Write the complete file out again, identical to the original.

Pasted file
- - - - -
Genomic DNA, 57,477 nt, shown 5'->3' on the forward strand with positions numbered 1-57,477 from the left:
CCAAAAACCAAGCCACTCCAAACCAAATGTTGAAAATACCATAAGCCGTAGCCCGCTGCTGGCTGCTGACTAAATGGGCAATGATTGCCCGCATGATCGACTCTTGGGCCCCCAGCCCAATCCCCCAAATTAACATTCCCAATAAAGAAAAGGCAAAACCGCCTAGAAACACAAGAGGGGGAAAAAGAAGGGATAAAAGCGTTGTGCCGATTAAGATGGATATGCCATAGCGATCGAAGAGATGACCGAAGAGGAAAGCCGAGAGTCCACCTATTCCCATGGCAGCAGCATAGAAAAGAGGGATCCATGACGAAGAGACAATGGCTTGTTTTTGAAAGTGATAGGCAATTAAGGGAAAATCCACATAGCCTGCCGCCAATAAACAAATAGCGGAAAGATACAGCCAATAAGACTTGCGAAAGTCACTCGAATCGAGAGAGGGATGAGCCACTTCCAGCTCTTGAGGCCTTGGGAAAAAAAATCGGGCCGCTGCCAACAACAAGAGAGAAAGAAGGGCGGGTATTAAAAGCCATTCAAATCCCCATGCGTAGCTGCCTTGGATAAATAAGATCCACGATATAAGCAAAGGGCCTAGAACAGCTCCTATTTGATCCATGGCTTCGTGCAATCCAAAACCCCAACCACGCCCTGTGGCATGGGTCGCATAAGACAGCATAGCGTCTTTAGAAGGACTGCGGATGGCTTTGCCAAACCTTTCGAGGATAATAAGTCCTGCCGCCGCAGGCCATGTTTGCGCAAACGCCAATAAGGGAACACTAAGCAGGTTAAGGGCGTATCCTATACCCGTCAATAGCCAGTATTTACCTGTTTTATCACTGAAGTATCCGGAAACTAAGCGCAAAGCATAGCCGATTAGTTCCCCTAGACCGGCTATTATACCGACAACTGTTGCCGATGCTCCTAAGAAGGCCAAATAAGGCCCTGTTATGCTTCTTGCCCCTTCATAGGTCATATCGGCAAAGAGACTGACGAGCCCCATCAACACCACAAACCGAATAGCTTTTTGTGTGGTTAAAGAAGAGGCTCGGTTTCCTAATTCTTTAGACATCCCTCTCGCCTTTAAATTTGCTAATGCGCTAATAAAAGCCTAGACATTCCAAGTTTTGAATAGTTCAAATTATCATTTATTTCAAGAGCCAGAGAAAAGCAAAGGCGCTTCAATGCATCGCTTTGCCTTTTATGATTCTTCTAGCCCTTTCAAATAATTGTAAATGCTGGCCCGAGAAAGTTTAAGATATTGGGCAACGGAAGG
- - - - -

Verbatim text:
Genomic DNA, 57,477 nt, shown 5'->3' on the forward strand with positions numbered 1-57,477 from the left:
CCAAAAACCAAGCCACTCCAAACCAAATGTTGAAAATACCATAAGCCGTAGCCCGCTGCTGGCTGCTGACTAAATGGGCAATGATTGCCCGCATGATCGACTCTTGGGCCCCCAGCCCAATCCCCCAAATTAACATTCCCAATAAAGAAAAGGCAAAACCGCCTAGAAACACAAGAGGGGGAAAAAGAAGGGATAAAAGCGTTGTGCCGATTAAGATGGATATGCCATAGCGATCGAAGAGATGACCGAAGAGGAAAGCCGAGAGTCCACCTATTCCCATGGCAGCAGCATAGAAAAGAGGGATCCATGACGAAGAGACAATGGCTTGTTTTTGAAAGTGATAGGCAATTAAGGGAAAATCCACATAGCCTGCCGCCAATAAACAAATAGCGGAAAGATACAGCCAATAAGACTTGCGAAAGTCACTCGAATCGAGAGAGGGATGAGCCACTTCCAGCTCTTGAGGCCTTGGGAAAAAAAATCGGGCCGCTGCCAACAACAAGAGAGAAAGAAGGGCGGGTATTAAAAGCCATTCAAATCCCCATGCGTAGCTGCCTTGGATAAATAAGATCCACGATATAAGCAAAGGGCCTAGAACAGCTCCTATTTGATCCATGGCTTCGTGCAATCCAAAACCCCAACCACGCCCTGTGGCATGGGTCGCATAAGACAGCATAGCGTCTTTAGAAGGACTGCGGATGGCTTTGCCAAACCTTTCGAGGATAATAAGTCCTGCCGCCGCAGGCCATGTTTGCGCAAACGCCAATAAGGGAACACTAAGCAGGTTAAGGGCGTATCCTATACCCGTCAATAGCCAGTATTTACCTGTTTTATCACTGAAGTATCCGGAAACTAAGCGCAAAGCATAGCCGATTAGTTCCCCTAGACCGGCTATTATACCGACAACTGTTGCCGATGCTCCTAAGAAGGCCAAATAAGGCCCTGTTATGCTTCTTGCCCCTTCATAGGTCATATCGGCAAAGAGACTGACGAGCCCCATCAACACCACAAACCGAATAGCTTTTTGTGTGGTTAAAGAAGAGGCTCGGTTTCCTAATTCTTTAGACATCCCTCTCGCCTTTAAATTTGCTAATGCGCTAATAAAAGCCTAGACATTCCAAGTTTTGAATAGTTCAAATTATCATTTATTTCAAGAGCCAGAGAAAAGCAAAGGCGCTTCAATGCATCGCTTTGCCTTTTATGATTCTTCTAGCCCTTTCAAATAATTGTAAATGCTGGCCCGAGAAAGTTTAAGATATTGGGCAACGGAAGG